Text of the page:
Our favorite performance of the evening was the encore! We just heard "Ah quel diner", from Jacques Offenbach's La Perichole, a few reviews back. We loved it then and we loved it last night. Just as actors love a good death scene, singers seem to enjoy a drinking song, or, in this case, a drunken song. Ms. Ringle appeared to be having the time of her life and the joy was absolutely infectious.

She is best when she can show her personality and the three Fontaine fables set by Offenbach delighted us no end. In "Le berger et la mer", the moral seemed to be to stick with what you do well and not gamble on a tempting future.

In "La cigale et la fourmi", a stingy and judgmental ant gives a moral lecture to the carefree but destitute cicada who sang all summer long. The song ends with a remarkable trill. Kenneth Merrill's piano captured all the sounds of nature.

The moral of "Le rat de ville et le rat des champs" seemed to be that a simple meal eaten in peace is better than a fancy one eaten in fear.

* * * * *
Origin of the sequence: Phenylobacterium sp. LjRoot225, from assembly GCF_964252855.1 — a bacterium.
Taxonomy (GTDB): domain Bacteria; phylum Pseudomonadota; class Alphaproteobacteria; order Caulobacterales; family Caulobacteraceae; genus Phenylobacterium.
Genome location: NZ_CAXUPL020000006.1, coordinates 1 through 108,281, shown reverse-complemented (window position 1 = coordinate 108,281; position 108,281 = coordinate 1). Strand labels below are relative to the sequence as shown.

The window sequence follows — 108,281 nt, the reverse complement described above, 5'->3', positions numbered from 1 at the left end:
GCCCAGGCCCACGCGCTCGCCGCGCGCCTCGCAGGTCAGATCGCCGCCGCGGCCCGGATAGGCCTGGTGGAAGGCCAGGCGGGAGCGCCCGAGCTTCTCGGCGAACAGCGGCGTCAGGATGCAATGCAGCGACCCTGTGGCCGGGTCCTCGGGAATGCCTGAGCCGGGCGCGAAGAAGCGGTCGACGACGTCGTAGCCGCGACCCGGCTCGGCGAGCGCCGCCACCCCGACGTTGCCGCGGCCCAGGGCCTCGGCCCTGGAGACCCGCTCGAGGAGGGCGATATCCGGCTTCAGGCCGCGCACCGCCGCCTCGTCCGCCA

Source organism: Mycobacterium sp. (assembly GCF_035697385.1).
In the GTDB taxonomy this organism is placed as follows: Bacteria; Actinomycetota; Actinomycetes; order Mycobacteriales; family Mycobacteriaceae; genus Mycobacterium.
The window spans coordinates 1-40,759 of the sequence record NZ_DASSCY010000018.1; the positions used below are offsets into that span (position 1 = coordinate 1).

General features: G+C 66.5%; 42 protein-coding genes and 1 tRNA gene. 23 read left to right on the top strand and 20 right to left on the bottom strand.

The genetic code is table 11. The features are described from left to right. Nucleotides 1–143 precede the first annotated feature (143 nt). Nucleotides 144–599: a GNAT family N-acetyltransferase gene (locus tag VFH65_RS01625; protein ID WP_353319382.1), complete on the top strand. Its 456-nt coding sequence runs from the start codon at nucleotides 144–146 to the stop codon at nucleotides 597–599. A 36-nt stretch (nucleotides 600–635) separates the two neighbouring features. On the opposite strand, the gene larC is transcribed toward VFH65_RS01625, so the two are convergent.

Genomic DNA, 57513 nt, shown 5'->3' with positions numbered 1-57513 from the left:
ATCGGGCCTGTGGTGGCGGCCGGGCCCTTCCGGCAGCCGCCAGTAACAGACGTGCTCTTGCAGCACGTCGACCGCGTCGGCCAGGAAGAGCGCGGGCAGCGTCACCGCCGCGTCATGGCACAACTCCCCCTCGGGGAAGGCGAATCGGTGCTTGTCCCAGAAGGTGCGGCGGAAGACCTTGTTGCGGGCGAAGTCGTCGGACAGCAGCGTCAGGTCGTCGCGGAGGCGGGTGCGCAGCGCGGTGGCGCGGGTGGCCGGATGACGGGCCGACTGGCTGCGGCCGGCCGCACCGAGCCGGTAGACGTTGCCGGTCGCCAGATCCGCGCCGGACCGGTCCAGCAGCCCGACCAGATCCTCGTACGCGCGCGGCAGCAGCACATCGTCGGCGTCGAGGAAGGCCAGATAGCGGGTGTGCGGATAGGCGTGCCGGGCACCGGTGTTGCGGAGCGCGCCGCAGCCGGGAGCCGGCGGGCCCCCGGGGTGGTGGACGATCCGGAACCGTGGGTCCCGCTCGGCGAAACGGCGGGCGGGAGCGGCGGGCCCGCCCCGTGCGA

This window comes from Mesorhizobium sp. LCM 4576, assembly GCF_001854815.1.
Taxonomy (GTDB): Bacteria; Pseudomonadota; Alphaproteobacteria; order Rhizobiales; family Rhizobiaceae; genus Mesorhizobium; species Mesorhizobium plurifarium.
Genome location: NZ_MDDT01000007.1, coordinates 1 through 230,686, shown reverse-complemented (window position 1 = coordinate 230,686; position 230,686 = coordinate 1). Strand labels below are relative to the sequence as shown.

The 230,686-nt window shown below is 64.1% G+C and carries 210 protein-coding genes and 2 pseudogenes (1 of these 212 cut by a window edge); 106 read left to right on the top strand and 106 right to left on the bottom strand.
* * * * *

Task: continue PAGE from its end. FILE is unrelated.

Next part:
Mr. Merrill's piano was noticeably wonderful in many of the songs. We could hear the village bell's sonority in Giacomo Meyerbeer's "Ma barque légère", the nightingale in Fromental Halévy's "Les heures du soir", and the wind in the same composer's "Le follet".  No doubt the special sound of the Playel contributed to the effect.

Only two songs on the program were familiar to us and that was because of the text. Meyerbeer set the Heinrich Heine poem and called it "Komm", the only song on the program not in French.  Franz Schubert named it "Das Fischermädchen" and composed it as part of his cycle Schwanengesang. It is one of our favorite Schubert songs but now it is one of our favorite Meyerbeer songs.